06 July 2016

China’s Blueprint for Sea Power

Andrew S. Erickson, “China’s Blueprint for Sea Power,” Jamestown China Brief 16.11 (6 July 2016): 3-7.

Powered by the world’s second largest economy and defense budget, China has implemented a consistent, incremental strategy of upholding its outstanding territorial and maritime claims in the Near Seas (Yellow, East, and South China Seas), while more gradually developing an outer layer of less-intensive capabilities to further its interests and influence farther afield. In March, China further enshrined its turn toward maritime power in the 13th Five-Year Plan.

Although China is often frustratingly opaque to outside analysts with respect to specific military hardware capabilities, the military strategy that informs the People’s Liberation Army’s (PLA) organization and use of its forces is often far more transparent in its broader objectives and dimensions. Demonstrably authoritative PLA texts that discuss these topics, such as the Academy of Military Science’s (AMS) multiple versions of Science of Military Strategy (战略学, or SMS), are increasingly joined by official Defense White Papers (DWP) as well as a wide range of other publications and data. Considering this material together offers a fairly clear picture of where China stands militarily and its intended course for the future.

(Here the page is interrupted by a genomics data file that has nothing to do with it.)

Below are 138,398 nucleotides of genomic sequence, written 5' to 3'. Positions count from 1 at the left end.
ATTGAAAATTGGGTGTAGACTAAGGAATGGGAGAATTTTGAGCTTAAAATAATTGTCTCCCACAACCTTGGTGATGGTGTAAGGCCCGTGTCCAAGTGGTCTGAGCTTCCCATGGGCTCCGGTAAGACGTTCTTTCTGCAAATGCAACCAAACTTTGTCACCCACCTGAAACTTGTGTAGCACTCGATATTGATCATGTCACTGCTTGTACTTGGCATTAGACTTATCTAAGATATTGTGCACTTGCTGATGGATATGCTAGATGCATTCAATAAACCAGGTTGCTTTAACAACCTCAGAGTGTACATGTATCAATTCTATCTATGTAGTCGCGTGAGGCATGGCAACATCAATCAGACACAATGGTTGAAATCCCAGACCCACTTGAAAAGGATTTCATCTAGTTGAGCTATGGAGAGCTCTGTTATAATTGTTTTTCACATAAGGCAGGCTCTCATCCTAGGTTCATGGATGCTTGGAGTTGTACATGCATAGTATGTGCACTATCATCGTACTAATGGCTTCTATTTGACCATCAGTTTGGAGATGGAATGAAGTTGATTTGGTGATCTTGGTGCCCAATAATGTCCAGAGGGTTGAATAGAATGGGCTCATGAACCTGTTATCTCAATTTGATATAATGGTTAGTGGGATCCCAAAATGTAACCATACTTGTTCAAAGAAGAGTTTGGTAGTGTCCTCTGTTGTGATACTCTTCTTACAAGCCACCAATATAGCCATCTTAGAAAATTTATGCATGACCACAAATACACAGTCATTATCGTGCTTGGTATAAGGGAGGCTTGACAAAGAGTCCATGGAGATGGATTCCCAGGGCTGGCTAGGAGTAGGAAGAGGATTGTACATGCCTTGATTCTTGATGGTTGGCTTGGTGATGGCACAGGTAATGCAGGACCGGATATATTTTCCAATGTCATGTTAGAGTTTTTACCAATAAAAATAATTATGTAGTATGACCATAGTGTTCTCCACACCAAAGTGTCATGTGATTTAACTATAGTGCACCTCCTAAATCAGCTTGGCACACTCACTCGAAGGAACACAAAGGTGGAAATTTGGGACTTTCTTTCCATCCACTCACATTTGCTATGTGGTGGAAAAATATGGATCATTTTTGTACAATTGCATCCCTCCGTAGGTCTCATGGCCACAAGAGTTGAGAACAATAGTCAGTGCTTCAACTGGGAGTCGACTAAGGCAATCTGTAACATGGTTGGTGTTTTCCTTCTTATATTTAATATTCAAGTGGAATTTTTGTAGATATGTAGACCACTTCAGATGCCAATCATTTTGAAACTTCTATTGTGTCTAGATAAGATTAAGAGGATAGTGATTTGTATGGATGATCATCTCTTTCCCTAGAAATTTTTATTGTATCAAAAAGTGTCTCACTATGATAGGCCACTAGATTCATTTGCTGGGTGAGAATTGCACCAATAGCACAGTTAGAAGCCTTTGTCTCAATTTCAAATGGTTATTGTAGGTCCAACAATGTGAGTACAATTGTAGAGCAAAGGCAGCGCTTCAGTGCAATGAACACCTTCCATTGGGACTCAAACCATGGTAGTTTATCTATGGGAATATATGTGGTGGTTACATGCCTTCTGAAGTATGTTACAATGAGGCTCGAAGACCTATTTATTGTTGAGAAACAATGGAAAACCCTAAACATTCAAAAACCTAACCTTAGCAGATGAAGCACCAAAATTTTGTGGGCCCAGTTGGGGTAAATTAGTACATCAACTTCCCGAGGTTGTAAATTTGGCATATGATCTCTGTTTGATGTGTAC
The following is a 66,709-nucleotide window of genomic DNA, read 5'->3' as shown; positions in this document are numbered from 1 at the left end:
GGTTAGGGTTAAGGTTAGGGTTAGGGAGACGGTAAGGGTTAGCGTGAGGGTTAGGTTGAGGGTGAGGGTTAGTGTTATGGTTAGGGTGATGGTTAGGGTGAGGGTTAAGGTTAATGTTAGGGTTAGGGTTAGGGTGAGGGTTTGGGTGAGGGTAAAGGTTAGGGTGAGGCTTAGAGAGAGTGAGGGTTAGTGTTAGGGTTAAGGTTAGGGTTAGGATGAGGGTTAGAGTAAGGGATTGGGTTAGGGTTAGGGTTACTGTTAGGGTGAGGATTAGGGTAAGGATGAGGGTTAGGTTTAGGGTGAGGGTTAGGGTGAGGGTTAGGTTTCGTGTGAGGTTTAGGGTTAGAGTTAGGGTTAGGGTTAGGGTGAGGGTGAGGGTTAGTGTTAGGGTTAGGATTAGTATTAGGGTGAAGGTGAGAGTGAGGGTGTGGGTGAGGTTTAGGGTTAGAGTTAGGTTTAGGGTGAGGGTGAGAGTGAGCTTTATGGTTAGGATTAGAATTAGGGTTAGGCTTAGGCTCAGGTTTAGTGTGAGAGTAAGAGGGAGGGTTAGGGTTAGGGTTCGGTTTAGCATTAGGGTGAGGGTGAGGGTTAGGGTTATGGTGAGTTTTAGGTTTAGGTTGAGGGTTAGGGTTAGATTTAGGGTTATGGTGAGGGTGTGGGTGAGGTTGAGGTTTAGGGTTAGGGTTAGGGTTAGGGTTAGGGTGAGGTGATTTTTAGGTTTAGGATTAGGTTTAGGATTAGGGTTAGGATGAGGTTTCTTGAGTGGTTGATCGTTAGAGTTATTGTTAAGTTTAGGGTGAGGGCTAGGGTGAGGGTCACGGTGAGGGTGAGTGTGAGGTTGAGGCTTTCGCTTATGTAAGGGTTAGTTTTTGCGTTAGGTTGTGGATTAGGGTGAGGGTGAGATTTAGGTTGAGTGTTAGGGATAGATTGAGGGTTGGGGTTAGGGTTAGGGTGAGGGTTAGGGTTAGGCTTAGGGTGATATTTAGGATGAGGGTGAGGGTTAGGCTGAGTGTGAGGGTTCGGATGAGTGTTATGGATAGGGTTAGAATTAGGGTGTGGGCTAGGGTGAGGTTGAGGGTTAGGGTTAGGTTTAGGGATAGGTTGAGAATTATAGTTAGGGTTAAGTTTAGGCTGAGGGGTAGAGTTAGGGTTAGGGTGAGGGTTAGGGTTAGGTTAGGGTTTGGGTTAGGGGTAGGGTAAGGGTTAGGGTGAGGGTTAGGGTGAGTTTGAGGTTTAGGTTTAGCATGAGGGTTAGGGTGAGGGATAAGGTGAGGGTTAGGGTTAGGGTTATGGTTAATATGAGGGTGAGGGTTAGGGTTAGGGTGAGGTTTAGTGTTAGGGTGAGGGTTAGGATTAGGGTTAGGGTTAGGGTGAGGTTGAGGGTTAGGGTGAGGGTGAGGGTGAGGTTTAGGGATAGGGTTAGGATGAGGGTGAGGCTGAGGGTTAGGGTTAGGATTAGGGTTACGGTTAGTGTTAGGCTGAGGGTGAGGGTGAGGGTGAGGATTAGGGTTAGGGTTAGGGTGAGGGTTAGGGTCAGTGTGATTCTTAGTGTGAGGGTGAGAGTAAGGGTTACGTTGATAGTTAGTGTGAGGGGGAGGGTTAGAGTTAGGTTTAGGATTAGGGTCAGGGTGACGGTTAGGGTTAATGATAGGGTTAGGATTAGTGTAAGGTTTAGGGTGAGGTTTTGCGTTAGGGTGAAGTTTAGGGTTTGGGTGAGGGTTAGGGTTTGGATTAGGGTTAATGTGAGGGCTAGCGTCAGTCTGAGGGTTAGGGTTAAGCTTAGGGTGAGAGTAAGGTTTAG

Maritime security development is at the geographic and operational forefront of Chinese military development. The aforementioned sources accurately portray the PLA Navy (PLAN) as undergoing a strategic sea change in recent years. Similarly transforming to support comprehensive efforts at sea are China’s maritime law enforcement (MLE) forces and its maritime militia. The PLAN, soon to be the world’s second largest blue water navy, retains a lead role in the Near Seas. The world’s largest blue water coast guard and largest maritime militia share important responsibilities—typically in coordination with the PLAN. Beijing is pursuing a clear hierarchy of priorities whose importance and realization diminishes sharply with their distance from mainland Chinese territorial and maritime claims, while engaging in a comprehensive modernization and outward geographic radiation of its forces. This is part of a layered pattern dating to the earliest days of the Party and its Army, even before it established the People’s Republic in 1949. Having consolidated all its more-pressing inner geographic rings of interests in ensuing decades, Beijing can finally focus on furthering its unresolved claims in the Near Seas, and promoting its broader interests beyond them.

China’s Hierarchy of Security Priorities

  1. Party Leadership
  2. Party-State Administration
  3. Governance of Core Han Homeland
  4. Stability in Ethno-Religious Minority Borderlands
  5. Integrity of Land Borders
  6. Upholding and Furthering Near Seas Claims
  7. Addressing Far Seas Interests

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